5. Verbiage is the final piece of advice we have for the experience section. Ensure that if your experience was in the past that the verbs in your bullet points are in the past tense and vice versa with current jobs. Always place your action verbs first in the bullet point, so it sets the scene for what you did and it’s easy for the employer to locate. And always switch up the words! If you find yourself using the same verbs over and over again, replace them with synonyms or rearrange the phrase so you don’t sound like a broken record. Again, the goal is to show them you have a diverse realm of experiences and the first thing that shows that you do is this element. Some of my favorite to use are as follows: created, performed, partnered, cultivated, monitored, wrote, designed, managed, and organized. Take a look at Indeed’s extensive list of powerful action verbs to improve your resume!


  1. Education

  2. Show off your alma mater and include your education on your resume. Information that is significant to add are as follows: university name, name of the specific college at that university that you graduated from (example: the title of the business school if you graduated a business major), the location of the university, the dates in which you started and ended/graduated, and your major(s) and/or minor(s).

  3. Optional elements, but also great to include if you choose to, are as follows: GPA (if near or above a 3.5), any distinctions in which you graduated with (ex: leadership distinction, magna cum laude, etc.), and any relevant classes you may have taken that apply to your knowledge and development as a professional. These optional add ons are excellent for recent graduates to include as it shows in depth the type of student you were in college and how you plan to continue your hard work post graduation.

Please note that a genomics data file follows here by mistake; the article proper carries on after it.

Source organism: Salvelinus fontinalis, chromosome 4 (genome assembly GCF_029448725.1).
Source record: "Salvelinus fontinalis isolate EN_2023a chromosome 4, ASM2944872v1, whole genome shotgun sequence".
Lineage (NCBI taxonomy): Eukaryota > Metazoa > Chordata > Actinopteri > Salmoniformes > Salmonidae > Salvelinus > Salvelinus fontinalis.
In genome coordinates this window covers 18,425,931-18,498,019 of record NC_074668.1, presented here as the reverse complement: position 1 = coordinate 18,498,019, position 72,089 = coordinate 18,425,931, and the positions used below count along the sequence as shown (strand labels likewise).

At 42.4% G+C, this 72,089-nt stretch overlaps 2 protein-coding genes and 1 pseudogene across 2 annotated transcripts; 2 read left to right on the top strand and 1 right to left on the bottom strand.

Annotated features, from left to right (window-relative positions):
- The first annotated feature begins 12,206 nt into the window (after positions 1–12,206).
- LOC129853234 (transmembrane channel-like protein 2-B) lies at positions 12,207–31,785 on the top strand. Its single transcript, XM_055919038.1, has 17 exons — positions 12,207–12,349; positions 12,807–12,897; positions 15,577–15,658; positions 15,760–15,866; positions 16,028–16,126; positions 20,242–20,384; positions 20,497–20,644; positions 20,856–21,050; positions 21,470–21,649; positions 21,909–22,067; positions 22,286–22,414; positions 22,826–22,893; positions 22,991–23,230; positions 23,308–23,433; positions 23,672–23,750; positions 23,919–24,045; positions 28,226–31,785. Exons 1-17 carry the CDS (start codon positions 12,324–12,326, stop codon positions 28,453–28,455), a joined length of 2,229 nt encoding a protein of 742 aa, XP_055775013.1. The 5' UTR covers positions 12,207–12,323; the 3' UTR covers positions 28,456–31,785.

1. Leadership/Involvement Roles

  2. Did you hold any leadership positions in campus organizations that further contribute to your skills or career development? Do you or have you been involved in local nonprofits or professional organizations that have helped build you into the strong person you are today? Share that on your resume! Not only does it show what you’ve done to improve the community at hand, but it shows you are more than just a 9-5 or work horse and that you pursue interests that contribute to a greater good while improving yourself.


  1. Skills

  2. Whether hard or soft skills, it is important to share a list of all the traits that make you the catch of an employee you are. List the softwares you are proficient in, the digital platforms you are confident in working on, and any characteristics that you find relevant to share with a potential employer about how you can add value to their company.